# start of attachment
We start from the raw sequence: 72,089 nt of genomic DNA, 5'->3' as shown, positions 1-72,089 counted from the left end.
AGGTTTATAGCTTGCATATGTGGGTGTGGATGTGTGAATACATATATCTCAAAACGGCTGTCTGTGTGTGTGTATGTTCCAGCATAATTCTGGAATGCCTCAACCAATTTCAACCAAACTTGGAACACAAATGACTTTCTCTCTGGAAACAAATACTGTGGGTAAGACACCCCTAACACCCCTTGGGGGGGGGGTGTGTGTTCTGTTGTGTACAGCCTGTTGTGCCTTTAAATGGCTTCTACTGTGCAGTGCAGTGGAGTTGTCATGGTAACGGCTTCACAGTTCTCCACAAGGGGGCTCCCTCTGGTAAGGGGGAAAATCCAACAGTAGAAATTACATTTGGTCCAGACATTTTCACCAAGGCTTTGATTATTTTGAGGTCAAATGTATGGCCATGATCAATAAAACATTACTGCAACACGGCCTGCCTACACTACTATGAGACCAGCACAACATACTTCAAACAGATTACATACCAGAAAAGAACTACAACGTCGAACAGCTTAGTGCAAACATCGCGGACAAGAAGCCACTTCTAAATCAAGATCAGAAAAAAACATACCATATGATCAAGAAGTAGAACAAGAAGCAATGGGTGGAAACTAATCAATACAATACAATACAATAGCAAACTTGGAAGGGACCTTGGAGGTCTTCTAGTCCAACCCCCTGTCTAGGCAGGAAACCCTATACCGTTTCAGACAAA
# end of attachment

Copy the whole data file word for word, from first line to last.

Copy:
We start from the raw sequence: 72,089 nt of genomic DNA, 5'->3' as shown, positions 1-72,089 counted from the left end.
AGGTTTATAGCTTGCATATGTGGGTGTGGATGTGTGAATACATATATCTCAAAACGGCTGTCTGTGTGTGTGTATGTTCCAGCATAATTCTGGAATGCCTCAACCAATTTCAACCAAACTTGGAACACAAATGACTTTCTCTCTGGAAACAAATACTGTGGGTAAGACACCCCTAACACCCCTTGGGGGGGGGGTGTGTGTTCTGTTGTGTACAGCCTGTTGTGCCTTTAAATGGCTTCTACTGTGCAGTGCAGTGGAGTTGTCATGGTAACGGCTTCACAGTTCTCCACAAGGGGGCTCCCTCTGGTAAGGGGGAAAATCCAACAGTAGAAATTACATTTGGTCCAGACATTTTCACCAAGGCTTTGATTATTTTGAGGTCAAATGTATGGCCATGATCAATAAAACATTACTGCAACACGGCCTGCCTACACTACTATGAGACCAGCACAACATACTTCAAACAGATTACATACCAGAAAAGAACTACAACGTCGAACAGCTTAGTGCAAACATCGCGGACAAGAAGCCACTTCTAAATCAAGATCAGAAAAAAACATACCATATGATCAAGAAGTAGAACAAGAAGCAATGGGTGGAAACTAATCAATACAATACAATACAATAGCAAACTTGGAAGGGACCTTGGAGGTCTTCTAGTCCAACCCCCTGTCTAGGCAGGAAACCCTATACCGTTTCAGACAAA